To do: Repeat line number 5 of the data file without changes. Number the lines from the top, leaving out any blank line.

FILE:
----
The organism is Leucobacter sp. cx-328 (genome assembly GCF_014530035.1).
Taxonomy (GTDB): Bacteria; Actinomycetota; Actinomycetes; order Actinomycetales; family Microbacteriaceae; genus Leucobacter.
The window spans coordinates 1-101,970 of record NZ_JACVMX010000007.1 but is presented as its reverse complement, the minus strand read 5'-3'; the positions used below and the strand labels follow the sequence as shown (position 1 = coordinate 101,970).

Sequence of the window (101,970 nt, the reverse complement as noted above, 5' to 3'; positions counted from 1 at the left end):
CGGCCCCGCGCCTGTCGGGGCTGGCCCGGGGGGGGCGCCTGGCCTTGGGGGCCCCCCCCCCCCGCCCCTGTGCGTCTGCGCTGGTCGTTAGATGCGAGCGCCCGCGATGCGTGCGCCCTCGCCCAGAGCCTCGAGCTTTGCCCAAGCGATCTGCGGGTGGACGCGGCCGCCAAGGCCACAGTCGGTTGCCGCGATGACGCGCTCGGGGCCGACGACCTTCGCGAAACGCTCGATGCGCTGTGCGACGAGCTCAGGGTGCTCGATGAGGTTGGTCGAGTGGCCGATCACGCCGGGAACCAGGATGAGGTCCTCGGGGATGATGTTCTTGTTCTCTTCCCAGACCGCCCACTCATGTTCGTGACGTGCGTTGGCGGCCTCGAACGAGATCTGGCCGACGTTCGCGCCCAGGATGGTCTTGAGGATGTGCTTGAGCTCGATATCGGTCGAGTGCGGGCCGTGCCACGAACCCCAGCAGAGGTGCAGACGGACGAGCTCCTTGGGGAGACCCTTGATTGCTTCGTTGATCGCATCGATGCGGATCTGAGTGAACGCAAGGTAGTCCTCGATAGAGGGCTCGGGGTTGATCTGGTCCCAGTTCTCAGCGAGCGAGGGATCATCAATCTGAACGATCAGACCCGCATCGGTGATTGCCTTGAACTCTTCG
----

CGGCCCCGCGCCTGTCGGGGCTGGCCCGGGGGGGGCGCCTGGCCTTGGGGGCCCCCCCCCCCCGCCCCTGTGCGTCTGCGCTGGTCGTTAGATGCGAGCGCCCGCGATGCGTGCGCCCTCGCCCAGAGCCTCGAGCTTTGCCCAAGCGATCTGCGGGTGGACGCGGCCGCCAAGGCCACAGTCGGTTGCCGCGATGACGCGCTCGGGGCCGACGACCTTCGCGAAACGCTCGATGCGCTGTGCGACGAGCTCAGGGTGCTCGATGAGGTTGGTCGAGTGGCCGATCACGCCGGGAACCAGGATGAGGTCCTCGGGGATGATGTTCTTGTTCTCTTCCCAGACCGCCCACTCATGTTCGTGACGTGCGTTGGCGGCCTCGAACGAGATCTGGCCGACGTTCGCGCCCAGGATGGTCTTGAGGATGTGCTTGAGCTCGATATCGGTCGAGTGCGGGCCGTGCCACGAACCCCAGCAGAGGTGCAGACGGACGAGCTCCTTGGGGAGACCCTTGATTGCTTCGTTGATCGCATCGATGCGGATCTGAGTGAACGCAAGGTAGTCCTCGATAGAGGGCTCGGGGTTGATCTGGTCCCAGTTCTCAGCGAGCGAGGGATCATCAATCTGAACGATCAGACCCGCATCGGTGATTGCCTTGAACTCTTCG